Windows Phone

Windows Phone 8 Samples Update


The Windows Phone Developer team has updated / added new samples to help developers making great applications for Windows Phone. Each sample contains enough information for you to start learning a new feature or just get a idea for a new application. Open your Visual Studio and start downloading the samples. Here is the list of the last updated samples:

Source of the article Windows Phone Developer Blog.
All the Windows Phone samples can be found at

Global Windows Azure Bootcamp – Mobile Services for Earthquakes

GWAB Mobile Services

Saturday April 27th, 2013 was the day of the Global Windows Azure Bootcamp (GWAB). With more than 90 locations all around the world, GWAB was THE world-wide event about Windows Azure. Thanks to @RobinDotNet I had the chance to give a 15 minute presentation on how I use Windows Azure Mobile Services in my application Earthquakes for Windows Phone. Today I’m going to share with you, on this blog, my presentation and at the same time, add some details and answer some questions I received after the talk.

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Get up to $2,000 with your Windows 8 and Windows Phone apps

Keep The Cash

Once again, Microsoft is helping developers to create new application for Windows 8 and Windows Phone. Today, it’s all about ca$h. From March 8th to June 30th 2013, you can get $100 for each new application you publish on the Windows Store or Windows Phone Store, up to 10 per store. Yes, it means you can get up to $2,000 just for building applications, then you’ll make money selling those apps and maybe monetize them using ads. Read this interesting article about how to choose your business model.
Link to the Keep The Cash contest.

Have a look again at the 50 free templates for Windows 8 applications and start building new apps today!

Windows Phone Map control and ZoomLevel limits

The Oscars are over, I was playing with my application Earthquakes for Windows Phone and I noticed a bug in the map control. The problem is very simple, but I’d like to share it here with you Windows Phone developers so you don’t make the same mistake.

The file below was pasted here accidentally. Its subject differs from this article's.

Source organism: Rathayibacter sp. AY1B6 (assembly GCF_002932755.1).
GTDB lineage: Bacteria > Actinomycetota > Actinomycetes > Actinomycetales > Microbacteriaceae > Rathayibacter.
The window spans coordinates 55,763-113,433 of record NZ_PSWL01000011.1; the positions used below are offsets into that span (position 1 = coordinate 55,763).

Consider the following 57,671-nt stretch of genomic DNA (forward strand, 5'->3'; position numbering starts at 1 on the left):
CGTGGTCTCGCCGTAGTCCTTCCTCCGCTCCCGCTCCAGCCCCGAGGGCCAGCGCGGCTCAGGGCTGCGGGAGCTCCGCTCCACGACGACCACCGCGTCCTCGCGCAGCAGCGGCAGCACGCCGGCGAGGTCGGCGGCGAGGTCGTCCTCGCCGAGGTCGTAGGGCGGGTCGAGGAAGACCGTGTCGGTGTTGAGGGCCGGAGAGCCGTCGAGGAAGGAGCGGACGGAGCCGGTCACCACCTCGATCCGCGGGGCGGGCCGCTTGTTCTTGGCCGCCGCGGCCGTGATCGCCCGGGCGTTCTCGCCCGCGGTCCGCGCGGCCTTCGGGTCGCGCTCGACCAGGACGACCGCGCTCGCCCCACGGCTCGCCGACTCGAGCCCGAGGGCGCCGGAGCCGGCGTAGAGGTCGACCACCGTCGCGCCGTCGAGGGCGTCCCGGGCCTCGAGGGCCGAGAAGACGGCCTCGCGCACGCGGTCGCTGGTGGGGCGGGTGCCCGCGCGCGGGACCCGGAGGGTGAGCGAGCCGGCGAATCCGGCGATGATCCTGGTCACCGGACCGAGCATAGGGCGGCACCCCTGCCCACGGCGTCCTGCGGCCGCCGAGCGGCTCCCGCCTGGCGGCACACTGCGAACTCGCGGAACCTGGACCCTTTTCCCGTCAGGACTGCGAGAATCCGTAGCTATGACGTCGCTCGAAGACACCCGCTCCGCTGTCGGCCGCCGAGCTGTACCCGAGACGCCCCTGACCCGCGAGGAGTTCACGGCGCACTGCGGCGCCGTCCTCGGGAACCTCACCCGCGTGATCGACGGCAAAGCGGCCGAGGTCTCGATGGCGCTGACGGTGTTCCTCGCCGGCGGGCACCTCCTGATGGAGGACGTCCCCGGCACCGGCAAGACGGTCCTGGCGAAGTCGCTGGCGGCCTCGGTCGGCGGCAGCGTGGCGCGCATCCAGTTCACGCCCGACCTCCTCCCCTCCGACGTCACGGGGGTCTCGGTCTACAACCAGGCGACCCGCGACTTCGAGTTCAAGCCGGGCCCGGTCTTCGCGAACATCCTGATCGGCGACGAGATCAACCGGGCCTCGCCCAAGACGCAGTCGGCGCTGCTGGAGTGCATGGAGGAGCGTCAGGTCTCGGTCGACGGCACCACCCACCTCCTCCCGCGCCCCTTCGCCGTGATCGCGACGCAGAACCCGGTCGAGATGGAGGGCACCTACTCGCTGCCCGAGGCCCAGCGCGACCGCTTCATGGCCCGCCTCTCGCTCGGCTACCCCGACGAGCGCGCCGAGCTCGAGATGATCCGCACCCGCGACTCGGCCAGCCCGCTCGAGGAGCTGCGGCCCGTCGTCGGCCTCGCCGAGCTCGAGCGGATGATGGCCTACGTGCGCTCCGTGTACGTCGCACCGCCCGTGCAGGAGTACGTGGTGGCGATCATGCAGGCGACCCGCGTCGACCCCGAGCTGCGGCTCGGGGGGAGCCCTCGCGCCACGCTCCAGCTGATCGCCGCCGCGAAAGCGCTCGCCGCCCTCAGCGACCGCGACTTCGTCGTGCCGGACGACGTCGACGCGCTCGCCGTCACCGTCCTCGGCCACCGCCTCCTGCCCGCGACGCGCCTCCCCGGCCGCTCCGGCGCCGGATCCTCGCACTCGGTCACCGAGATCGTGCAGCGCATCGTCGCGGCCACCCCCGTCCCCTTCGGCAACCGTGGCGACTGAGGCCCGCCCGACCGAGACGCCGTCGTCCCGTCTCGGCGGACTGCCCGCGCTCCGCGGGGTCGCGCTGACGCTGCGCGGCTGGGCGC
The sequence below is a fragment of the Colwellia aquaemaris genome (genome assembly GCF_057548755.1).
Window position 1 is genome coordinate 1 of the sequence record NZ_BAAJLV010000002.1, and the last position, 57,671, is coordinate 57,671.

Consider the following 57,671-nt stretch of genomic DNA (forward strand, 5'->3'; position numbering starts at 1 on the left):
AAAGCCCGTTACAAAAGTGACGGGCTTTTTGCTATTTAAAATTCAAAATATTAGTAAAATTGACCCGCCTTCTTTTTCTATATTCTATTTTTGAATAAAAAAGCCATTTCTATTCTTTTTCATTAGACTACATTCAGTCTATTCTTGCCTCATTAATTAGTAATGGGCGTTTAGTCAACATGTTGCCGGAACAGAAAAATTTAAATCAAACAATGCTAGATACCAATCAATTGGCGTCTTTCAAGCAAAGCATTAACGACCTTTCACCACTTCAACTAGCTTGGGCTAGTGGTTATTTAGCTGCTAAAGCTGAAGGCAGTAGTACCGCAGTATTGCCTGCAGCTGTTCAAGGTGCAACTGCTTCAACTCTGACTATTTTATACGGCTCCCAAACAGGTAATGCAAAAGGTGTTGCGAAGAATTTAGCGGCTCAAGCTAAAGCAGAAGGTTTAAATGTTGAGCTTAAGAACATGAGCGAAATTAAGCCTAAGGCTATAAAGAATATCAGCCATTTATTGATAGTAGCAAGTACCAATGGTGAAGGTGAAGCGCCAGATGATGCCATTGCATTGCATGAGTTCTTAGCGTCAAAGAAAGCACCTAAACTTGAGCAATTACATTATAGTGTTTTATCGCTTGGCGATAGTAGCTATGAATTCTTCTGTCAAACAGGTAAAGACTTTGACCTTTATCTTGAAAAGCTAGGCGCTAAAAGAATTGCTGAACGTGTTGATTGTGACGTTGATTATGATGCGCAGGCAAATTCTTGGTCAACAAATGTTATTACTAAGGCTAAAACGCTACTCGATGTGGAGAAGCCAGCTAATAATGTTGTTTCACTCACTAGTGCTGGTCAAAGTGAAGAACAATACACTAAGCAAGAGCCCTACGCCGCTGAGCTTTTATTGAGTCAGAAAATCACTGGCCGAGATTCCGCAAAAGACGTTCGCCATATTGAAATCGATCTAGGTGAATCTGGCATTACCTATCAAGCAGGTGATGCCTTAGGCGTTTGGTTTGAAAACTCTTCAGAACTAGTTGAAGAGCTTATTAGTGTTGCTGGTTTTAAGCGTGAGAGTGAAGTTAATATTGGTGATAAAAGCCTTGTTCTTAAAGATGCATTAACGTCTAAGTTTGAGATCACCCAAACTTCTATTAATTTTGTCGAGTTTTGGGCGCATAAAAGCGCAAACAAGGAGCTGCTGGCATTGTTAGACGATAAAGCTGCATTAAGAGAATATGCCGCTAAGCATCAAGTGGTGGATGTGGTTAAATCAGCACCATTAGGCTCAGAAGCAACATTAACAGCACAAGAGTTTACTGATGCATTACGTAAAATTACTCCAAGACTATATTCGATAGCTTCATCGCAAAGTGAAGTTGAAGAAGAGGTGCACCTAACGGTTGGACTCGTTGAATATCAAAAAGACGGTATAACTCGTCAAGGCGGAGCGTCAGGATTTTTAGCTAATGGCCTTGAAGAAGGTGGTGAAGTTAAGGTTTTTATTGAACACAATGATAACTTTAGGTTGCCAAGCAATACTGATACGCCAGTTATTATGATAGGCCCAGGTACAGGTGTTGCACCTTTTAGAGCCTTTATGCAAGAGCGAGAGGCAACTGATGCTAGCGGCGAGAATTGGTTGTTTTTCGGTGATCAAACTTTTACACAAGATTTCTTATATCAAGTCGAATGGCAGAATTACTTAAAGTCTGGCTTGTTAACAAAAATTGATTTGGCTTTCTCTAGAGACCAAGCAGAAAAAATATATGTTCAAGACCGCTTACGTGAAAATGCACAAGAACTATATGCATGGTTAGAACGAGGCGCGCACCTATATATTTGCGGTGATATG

Like a lot of application that use the Map control, I have two buttons in the ApplicationBar that allow me to zoom in and zoom out.


So, when you use the Map control for Windows Phone 7 or Windows Phone 8, you can use the property ZoomLevel to zoom in or zoom out. On the click of the button I was simply increasing or decreasing the value without doing any control. I know that’s bad… Apparently, there is a limit for the zoom level that can be apply to the Map. Which is 1 to 19 for Windows Phone 7 and 1 to 20 for Windows Phone 8.

For Windows Phone 7 you can use the following code to change the ZoomLevel property:

private void BtZoomMore(object sender, EventArgs e)
   map.ZoomLevel = Math.Min(map.ZoomLevel + 1, 19);

private void BtZoomLess(object sender, EventArgs e)
   map.ZoomLevel = Math.Max(map.ZoomLevel - 1, 1);

And for Windows Phone 8:

private void BtZoomMore(object sender, EventArgs e)
   Map.ZoomLevel = Math.Min(Map.ZoomLevel + 1, 20);

private void BtZoomLess(object sender, EventArgs e)
   Map.ZoomLevel = Math.Max(Map.ZoomLevel - 1, 1);

Windows Phone SDK Update for 7.8 available

SDK Windows Phone 7.8

Windows Phone 7.8 begins to be shipped with new phones and the update for 7.5 devices should start been deployed “over the air” very soon. That is the consumer part. For the developer, the good news was published today by Microsoft, the Windows Phone SDK Update for 7.8 was released this morning. You will be able to use some of the new features of Windows Phone 8 in your application that target Windows Phone 7.5.

You can install this SDK on Windows 7 and Windows 8 and it will add two new Emulators: Windows Phone 7.8 512 MB emulator and Windows Phone 7.8 256MB emulator. You’ll still be able to test your apps on Windows Phone 7.1 (or 8.0) because this new SDK is installed on top of the previous installs. There is no new API provided with this SDK, only the two new emulators.

New capability

The main (if not only) new capability that you can take advantage of in your app is the new live tile option:

  • The primary tile supports now 3 different sizes (like for Windows Phone 8), small, medium and large.
  • The secondary tile can now use the 3 tile templates introduced for Windows Phone 8: Flip, Iconic and Cycle templates.

Download the Windows Phone SDKs

Windows Phone 7.8 Emulator

Introduction to Windows Azure Mobile Services